Giant Spectacular takes over Liverpool

Three enormous puppets took over Liverpool city centre for a three-day spectacular called Giant Spectacular last week, an event that pulled in over 300,000 people a day from around the country and truly showcased Liverpool as a fabulous place to visit.

The festival Memories of August 1914 looked back to the time just before the world went to war and at Liverpool’s place in the Great War. Stories were read allowed by Grandmother Giant to the crowd whilst Girl Giant and her dog Xolo explored the city and met the crowds. These giants are French-made,wooden electo-kinetic puppets, suspended from massive cranes and pulled into animation by teams of expert puppeteers, swinging from cords and ropes as they meander from landmark to landmark through the city. It was quite literally an incredible sight and I don’t think I’ve been in a bigger crowd in my life!
The city was on top form; Liverpool Lime Street Station was ready and waiting for the hundreds and thousands of travellers with great crowd control systems and brilliant staff. Albert Docks and Liverpool ONE were abuzz with visitors and the general tone was one of summer-time bliss and ease. It was a gorgeous day. 

Liverpool has the luxury, unlike my native Manchester, of space. Lots of open spaces for massive public gatherings like this. Manchester’s so built-up and land is at such a premium that there is literally no room for this kind of event. So it was great to be part of! It was also great to wander around the usually quite Albert Docks and neighboring areas with it was filled with people, likewise for the St. John’s Gardens, certainly one of the prettiest city centre green spaces.

All in all, bravo Liverpool, you certainly know how to draw (and cope with) a crowd.


END.
Advertisements

That time when I was nearly a supermodel in Stella magazine’s Manchester feature.

Now this is a story about a boy named Unlucky, about the time when I oh so nearly got to be included in a glossy magazine shoot, but was unceremoniously slashed from the line-up the day before for bring too “fashion-y,” DAMN MY SUPER STYLISH STYLE!

Let me take you back to a couple of weeks ago, when I received an email from a freelance journalist working for the Sunday Telegraph‘s style supplement, Stella. Following the footsteps of Grazia and Stylist alike, the magazine is looking to produce a regional feature on British cities – well, Manchester, Glasgow, East London and Brighton, an odd mix, but there you go – and they need assistance from the natives.

The freelancer asked me if I’d be up for taking part in a shoot and being interviewed about my thoughts on the “Manchester look,” whatever that is. I said of course, I’d be happy to, anything for a bit of free exposure, ‘eh? The journalist also asked me if I had any thoughts on who else would be suitable to represent Manchester in the magazine, so, I very helpfully and nicely produced a list of people that I thought represented the eclectic style of the city’s dwellers. This list also included a synopsis of each person’s job, their age, their style and a link to a social page or website for the journalist to have a nosey at.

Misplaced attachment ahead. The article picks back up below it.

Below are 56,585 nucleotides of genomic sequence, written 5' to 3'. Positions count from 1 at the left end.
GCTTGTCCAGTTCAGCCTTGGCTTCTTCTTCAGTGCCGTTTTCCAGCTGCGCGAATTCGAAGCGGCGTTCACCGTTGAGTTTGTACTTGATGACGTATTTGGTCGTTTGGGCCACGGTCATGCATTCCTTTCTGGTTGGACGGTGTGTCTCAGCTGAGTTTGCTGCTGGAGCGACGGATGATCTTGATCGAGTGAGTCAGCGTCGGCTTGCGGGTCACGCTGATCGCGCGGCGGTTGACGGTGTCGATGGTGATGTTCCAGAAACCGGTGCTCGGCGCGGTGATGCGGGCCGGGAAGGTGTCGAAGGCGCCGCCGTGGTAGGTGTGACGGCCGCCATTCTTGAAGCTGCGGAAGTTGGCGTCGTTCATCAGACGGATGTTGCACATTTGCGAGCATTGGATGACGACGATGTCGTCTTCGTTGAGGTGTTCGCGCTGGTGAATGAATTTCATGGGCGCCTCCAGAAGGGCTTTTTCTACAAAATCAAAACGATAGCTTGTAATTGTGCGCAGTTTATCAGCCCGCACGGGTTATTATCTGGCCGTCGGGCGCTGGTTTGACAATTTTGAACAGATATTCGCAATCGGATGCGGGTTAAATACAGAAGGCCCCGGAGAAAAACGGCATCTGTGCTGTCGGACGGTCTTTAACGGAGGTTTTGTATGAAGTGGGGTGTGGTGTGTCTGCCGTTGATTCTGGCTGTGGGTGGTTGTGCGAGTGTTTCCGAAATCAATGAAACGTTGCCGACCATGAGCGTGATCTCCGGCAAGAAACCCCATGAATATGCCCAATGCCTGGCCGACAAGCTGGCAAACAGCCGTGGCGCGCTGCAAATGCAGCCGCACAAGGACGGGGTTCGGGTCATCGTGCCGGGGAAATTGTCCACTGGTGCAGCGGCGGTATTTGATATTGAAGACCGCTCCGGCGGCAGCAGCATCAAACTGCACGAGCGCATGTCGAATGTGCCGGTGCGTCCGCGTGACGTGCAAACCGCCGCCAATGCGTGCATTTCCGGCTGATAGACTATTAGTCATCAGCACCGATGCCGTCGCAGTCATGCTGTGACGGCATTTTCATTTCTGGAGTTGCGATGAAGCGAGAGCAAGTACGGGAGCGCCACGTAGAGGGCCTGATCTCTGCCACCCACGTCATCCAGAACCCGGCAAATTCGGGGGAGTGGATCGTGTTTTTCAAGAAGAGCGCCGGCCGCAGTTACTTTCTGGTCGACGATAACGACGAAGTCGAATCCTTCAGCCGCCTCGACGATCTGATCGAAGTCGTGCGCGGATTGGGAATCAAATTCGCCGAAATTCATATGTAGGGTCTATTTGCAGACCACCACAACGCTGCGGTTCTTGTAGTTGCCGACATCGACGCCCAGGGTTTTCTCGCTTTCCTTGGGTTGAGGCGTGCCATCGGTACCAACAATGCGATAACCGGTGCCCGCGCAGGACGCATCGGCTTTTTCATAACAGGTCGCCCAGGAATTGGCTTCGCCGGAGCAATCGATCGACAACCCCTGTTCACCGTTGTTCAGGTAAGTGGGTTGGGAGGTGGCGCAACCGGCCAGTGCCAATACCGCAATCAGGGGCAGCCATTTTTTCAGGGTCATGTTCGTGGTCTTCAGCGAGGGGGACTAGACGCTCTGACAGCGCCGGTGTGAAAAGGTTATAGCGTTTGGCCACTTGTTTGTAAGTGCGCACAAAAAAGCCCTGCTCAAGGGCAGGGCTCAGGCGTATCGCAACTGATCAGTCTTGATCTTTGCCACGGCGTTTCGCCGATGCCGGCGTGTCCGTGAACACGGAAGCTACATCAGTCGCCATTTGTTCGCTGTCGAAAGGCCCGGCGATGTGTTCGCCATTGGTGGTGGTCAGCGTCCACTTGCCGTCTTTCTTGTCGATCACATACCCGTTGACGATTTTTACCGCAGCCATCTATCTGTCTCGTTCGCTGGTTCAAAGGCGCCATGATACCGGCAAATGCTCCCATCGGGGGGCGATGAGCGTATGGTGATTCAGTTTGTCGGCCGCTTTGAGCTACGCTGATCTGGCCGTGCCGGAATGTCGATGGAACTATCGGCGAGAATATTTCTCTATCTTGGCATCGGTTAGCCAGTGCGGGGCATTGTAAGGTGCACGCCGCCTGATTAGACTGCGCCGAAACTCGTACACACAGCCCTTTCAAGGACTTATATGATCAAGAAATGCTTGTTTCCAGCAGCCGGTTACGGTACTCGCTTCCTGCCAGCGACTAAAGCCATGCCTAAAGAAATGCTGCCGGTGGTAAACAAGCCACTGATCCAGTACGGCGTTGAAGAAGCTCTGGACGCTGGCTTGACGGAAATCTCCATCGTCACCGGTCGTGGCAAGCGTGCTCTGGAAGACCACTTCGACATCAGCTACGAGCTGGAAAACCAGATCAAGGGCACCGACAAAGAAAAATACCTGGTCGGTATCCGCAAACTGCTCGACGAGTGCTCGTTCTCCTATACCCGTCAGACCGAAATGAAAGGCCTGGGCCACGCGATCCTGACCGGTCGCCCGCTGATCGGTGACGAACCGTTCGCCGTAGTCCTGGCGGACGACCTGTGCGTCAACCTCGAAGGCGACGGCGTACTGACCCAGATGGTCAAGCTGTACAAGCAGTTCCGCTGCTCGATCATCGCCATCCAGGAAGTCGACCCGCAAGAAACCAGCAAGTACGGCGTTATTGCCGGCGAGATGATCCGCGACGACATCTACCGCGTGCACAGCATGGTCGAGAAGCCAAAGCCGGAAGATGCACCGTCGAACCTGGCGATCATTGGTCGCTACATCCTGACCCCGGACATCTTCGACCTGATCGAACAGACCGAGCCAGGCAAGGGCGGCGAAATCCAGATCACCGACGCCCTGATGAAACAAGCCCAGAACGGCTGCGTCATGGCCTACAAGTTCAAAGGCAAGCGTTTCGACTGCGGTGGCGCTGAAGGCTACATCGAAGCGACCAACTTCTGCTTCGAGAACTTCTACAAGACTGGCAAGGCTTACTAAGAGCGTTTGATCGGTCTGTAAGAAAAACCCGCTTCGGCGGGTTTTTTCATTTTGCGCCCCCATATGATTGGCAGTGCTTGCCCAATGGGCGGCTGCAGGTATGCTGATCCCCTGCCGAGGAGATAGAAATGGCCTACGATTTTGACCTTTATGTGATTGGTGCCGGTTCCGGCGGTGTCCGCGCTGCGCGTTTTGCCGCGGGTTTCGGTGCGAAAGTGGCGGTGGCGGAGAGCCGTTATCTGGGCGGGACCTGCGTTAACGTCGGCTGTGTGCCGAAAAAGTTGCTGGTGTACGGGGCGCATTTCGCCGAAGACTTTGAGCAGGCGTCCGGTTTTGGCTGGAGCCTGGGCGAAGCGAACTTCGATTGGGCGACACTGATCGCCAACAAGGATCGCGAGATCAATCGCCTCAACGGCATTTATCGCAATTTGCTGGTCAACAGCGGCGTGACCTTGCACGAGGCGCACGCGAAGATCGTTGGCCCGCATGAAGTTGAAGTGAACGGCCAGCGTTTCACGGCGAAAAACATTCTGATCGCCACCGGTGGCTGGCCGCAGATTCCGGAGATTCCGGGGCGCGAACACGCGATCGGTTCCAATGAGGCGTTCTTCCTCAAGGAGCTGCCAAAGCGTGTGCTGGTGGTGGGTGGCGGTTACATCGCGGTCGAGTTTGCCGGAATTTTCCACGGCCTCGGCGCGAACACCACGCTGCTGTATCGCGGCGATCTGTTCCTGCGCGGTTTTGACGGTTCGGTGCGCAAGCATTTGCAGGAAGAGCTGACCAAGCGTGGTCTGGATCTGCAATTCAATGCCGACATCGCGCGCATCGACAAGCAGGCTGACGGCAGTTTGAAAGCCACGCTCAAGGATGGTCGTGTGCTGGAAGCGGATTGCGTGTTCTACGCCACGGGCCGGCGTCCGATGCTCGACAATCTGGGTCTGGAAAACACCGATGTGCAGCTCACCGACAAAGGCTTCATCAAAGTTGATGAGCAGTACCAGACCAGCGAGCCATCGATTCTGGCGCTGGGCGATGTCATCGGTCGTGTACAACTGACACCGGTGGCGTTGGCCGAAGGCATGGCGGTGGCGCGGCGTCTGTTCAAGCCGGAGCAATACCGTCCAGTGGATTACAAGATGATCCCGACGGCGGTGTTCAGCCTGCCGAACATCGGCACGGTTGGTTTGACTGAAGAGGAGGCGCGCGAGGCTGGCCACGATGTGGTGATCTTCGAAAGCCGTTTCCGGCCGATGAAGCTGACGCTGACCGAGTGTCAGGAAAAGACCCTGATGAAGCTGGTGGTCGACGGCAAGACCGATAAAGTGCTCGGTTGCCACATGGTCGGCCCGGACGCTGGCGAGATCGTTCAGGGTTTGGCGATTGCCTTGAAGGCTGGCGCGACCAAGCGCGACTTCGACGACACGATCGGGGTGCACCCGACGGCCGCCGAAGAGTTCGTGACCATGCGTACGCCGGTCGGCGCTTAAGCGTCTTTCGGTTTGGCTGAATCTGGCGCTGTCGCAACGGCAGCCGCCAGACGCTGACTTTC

Then I didn’t hear anything from the journalist. At all. I began to get nervous, was this the usual pattern of events? Did Cheryl Cole say yes to Vogue and then not hear from them for days, not knowing where she was expected to turn up and pout? Was this a test!? Some of the people I’d suggested to Stella started texting and tweeting me to say thanks for the recommendation. Oh jesus, had I been forgotten!?

So, I hit the journo back up to get the low-down on the shoot etc. Oops, the writer had been reassigned and her research (inc. my list) had been passed onto another writer to complete. Hmm, bollocks. I thought I’d wait it out and play cool, to see if the new writer would get in contact to say, y’know, “hey, you who did a spot of unpaid research for our regions feature, here’s where we’re meeting, what’s your Starbucks order?”

Well, they didn’t, not until a friend of mine who had appeared on my list queried if this writer had actually spoken to the person responsible for putting her in contact with some of Manchester’s style ambassadors. 

Then I got this:

Uh, alas, my future as a global supermodel was over, before it had even begun. Right after I’d helped the magazine construct the feature with my black book. God damn my efficiency and heart of gold. I was supposed to be the new Agnes Deyn, all northern cockiness and fierce cheek bones. But, no, I was too damn fashionable for the fashion magazine! I think it was the statement jewellery to be honest.

Still, I know it’s not this journalist’s fault that she’s been given a task deserving of more time and research to complete in 3 days and I know it’s not her fault that Stella supposedly set out to represent “Manchester style” and instead have decided to edit participants to suit their preconceived idea of the Northern look. But c’mon, I’d have rocked that shoot, right?

Needless to say, I don’t think I’ll be quoted in the mag any time soon.

END.